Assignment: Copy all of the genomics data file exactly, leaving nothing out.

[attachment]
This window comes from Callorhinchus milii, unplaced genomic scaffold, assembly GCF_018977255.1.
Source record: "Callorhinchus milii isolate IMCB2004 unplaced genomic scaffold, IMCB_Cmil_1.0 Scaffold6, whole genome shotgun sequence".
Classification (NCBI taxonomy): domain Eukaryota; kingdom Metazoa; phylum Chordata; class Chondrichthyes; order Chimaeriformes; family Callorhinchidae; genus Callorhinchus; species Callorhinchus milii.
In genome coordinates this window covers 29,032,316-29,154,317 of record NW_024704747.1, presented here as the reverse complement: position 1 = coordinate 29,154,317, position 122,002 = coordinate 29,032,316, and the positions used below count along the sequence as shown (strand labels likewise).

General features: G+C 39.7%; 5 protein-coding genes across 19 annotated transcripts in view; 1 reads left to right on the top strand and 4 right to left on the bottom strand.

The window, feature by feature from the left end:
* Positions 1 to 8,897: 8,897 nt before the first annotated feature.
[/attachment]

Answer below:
This window comes from Callorhinchus milii, unplaced genomic scaffold, assembly GCF_018977255.1.
Source record: "Callorhinchus milii isolate IMCB2004 unplaced genomic scaffold, IMCB_Cmil_1.0 Scaffold6, whole genome shotgun sequence".
Classification (NCBI taxonomy): domain Eukaryota; kingdom Metazoa; phylum Chordata; class Chondrichthyes; order Chimaeriformes; family Callorhinchidae; genus Callorhinchus; species Callorhinchus milii.
In genome coordinates this window covers 29,032,316-29,154,317 of record NW_024704747.1, presented here as the reverse complement: position 1 = coordinate 29,154,317, position 122,002 = coordinate 29,032,316, and the positions used below count along the sequence as shown (strand labels likewise).

General features: G+C 39.7%; 5 protein-coding genes across 19 annotated transcripts in view; 1 reads left to right on the top strand and 4 right to left on the bottom strand.

The window, feature by feature from the left end:
* Positions 1 to 8,897: 8,897 nt before the first annotated feature.